Photographer Iulia Galushina is the Edge of Humanity Magazine contributor of this documentary photography.  From her  project ‘Rooted in the Past‘.


Uzbekistan is famous for centuries-old sycamores. Sycamore tree is included in the Endangered-Species List of Uzbekistan.

Uzbeks pray that the wood-cutters would not get to the ‘Holy places’. In these ‘Holy places’, there are sycamore trees more than thousand years old. These trees are huge: it requires ten people holding hands together to hug a tree. Cult of sycamore is known by aborigines of Pakistan, Iran, Afghanistan, Greece, Central Asia from the ancient times. “Holy places” are quite popular in “public” Islam. Local people believe in the sacred origin of the trees and pray near them.


Bostanlik Region


Hodjikent Village

Alexander the Great, the legendary commander, rested under the tree and contemplated a strategy for his next crusade. One hundred years ago the Alexander the Great’s sycamore was considered the biggest one in Central Asia. People gathered in its hollow as if it was a hall. In the 1930’s it contained a local tea house which was a community center of Hodjikent. One of the accounts states that in the year of 1919 the sycamore served as a hiding place to the Anti-Soviet Osipov rebels.

Recently a restaurant opened nearby. It has its own eastern look. Travelers rest under the sycamore just like hundreds years ago.


Brichmulla Village

The famous singers Nikitins sang of a sycamore in Brichmulla: “Golden Brichmulla is like a voluptuous poison… where sycamore is snuggled under the rock, under the rock…” The famous sycamore grows on a sacred spot called Kadamjo and it is 850 years old. There is a gazebo for prayer under its trunk. Behind the tree there is an altar. Narrow hollow in the tree looks like a pocket. Pilgrims drop their donations into it. Kadamjo is a place of power for those who start a new business or prepare for a long trip. Word “Kadam” in Kyrgys language means “a step”.


Handaylik Village

From the distance the top of the sycamore tree looks like a forest. “Seven comrades” is the largest tree in the area. The immense maternal trunk is about 21 meters in diameter and is hidden underground. It has seven mature branches and every year new branches spring up by dozens. Five-fingered leaves resemble palms of hands, folded together for a prayer.

At the bottom of the sycamore tree called “Seven Comrades” there is a small room hidden. Residents of Handaylik recall that several years ago a guy lived under the tree. Once he lost everything instantly and found his refuge in the “Seven Comrades”.

Local people reinforced the bottom part of the sycamore with rocks. Recently local people surrounded the tree by a fence and installed two mud structures under it. These structures serve as tables for celebrations. Local people come to the sycamore when they experience a misfortune.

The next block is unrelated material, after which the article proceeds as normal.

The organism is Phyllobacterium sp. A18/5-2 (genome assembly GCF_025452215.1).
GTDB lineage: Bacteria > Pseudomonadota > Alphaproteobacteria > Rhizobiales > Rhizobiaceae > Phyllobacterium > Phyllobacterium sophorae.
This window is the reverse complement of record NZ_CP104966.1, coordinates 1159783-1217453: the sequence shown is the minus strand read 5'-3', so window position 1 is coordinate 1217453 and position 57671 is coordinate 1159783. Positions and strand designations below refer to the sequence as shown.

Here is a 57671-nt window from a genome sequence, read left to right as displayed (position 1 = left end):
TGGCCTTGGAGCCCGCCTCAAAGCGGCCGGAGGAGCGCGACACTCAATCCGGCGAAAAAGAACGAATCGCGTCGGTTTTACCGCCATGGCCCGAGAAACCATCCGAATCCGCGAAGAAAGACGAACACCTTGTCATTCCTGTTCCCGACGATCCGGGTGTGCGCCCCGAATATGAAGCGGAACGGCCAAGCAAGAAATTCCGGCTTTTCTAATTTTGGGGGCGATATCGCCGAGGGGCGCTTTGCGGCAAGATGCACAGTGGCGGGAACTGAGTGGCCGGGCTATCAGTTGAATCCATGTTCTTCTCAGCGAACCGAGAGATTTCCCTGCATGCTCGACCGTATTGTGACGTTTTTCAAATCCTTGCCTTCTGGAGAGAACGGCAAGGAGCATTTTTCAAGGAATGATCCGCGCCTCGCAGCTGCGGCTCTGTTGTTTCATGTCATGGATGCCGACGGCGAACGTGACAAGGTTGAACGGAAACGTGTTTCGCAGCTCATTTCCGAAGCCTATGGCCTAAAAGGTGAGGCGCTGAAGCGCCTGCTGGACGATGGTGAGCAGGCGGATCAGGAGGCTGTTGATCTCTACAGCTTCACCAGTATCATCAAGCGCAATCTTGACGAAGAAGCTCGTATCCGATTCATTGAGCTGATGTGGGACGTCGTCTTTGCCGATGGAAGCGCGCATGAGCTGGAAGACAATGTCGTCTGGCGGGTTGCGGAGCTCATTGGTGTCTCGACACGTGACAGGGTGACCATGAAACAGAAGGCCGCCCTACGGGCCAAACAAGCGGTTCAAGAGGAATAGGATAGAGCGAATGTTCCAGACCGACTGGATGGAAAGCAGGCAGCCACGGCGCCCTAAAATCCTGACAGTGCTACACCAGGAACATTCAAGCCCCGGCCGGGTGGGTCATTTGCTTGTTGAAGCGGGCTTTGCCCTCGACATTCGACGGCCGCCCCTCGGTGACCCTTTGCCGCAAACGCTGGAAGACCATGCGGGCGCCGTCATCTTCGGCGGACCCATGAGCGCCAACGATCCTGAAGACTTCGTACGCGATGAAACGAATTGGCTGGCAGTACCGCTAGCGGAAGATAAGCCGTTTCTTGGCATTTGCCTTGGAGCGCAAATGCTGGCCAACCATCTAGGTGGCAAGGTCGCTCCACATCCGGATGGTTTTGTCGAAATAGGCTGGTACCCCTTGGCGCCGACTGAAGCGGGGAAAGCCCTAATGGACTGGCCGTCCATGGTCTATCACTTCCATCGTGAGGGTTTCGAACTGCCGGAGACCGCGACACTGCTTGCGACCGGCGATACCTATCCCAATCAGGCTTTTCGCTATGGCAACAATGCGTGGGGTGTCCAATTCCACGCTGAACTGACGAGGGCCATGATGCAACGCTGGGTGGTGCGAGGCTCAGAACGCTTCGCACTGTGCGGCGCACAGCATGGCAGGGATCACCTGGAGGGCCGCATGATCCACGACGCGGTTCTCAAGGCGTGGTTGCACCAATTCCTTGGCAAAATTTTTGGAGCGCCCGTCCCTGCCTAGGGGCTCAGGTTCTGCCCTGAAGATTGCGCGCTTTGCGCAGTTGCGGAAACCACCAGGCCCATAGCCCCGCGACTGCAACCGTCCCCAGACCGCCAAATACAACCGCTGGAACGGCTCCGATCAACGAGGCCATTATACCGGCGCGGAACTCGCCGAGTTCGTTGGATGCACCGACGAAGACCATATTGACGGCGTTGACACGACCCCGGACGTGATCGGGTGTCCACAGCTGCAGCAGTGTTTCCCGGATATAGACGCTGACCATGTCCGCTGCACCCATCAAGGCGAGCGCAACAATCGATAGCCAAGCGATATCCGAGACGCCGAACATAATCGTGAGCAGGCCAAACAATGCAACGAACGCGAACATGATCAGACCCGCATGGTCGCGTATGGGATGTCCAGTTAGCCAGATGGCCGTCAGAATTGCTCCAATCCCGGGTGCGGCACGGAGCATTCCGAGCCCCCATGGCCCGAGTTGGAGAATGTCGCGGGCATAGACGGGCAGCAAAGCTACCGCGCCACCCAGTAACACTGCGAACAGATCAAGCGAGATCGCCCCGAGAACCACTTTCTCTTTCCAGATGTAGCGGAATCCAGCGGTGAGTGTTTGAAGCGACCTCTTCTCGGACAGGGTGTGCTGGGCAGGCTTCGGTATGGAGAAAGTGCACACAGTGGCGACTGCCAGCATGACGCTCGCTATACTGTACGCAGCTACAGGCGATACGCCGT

Samarqand Region


The Garden of Chor-Chinor ,Urgut

(featured image)

There are 121 sycamores in this garden, one of them is 1300 years old. It has a carved door. A hollow behind this door has been used by Sufis for meetings and meditations. In the old times a hollow in the sycamore often served as a refuge to many pilgrims. During Revolution it was used as a secret meeting place by the Bolsheviks. Years later the hollow was turned into a school in which blind children studied Koran. During Soviet time it was used to store coal. Later – a Pioneer camp. Boys used to hide inside from their supervisors and play “heads and tails” for small change. Table and chairs inside the tree are over 600 years old.

In the 1970’s people tried to cut the trees down but a tractor could not even move them – the trees buried their roots very deep.


Ispanza Village

Hodja Amon mausoleum surrounded by sycamores.


Sayrob Village, Surkhandarya Region

The main landmark of this village is the two long lasting sycamore trees growing along the main road.

In the old times Khan ordered the big trees to be cut down. The wood was then used to make carved windows and doors in his palace. In spite of this the trees survived, the roots produced new branches and the hollows in the trees served people for different purposes.

In the last century the hollow was used as a school for 20 students. During the civil war, it was used as division headquarters, and later for a village council and an office of a local coop.

Today the tree hollows contain a local history museum.

The museum ‘care-taker’ is a local man. For about 15 years Ahadkhon Usmanov takes care of the trees, he invites visitors inside the sycamores where they can sit in silence and pray, listen to his stories. Sometimes they stay in the tree hollow for a night. There are no hotels nearby.


Parkent City, Tashkent Region

There is a sacred sycamore in the western mountains of Tian Shan. One has to walk a very steep trail, pass a village in the mountains and power through 60 steps.

Movjuda Agzamova (pictured above) is 90 years old. She came to pray for her family. Most important is not to forget anyone, especially because she has 10 children, 30 grandchildren and 24 great grandchildren.

In the last years this ancient sycamore has become very popular among pilgrims. Next to it a mosque has been built.


By Photographer Iulia Galushina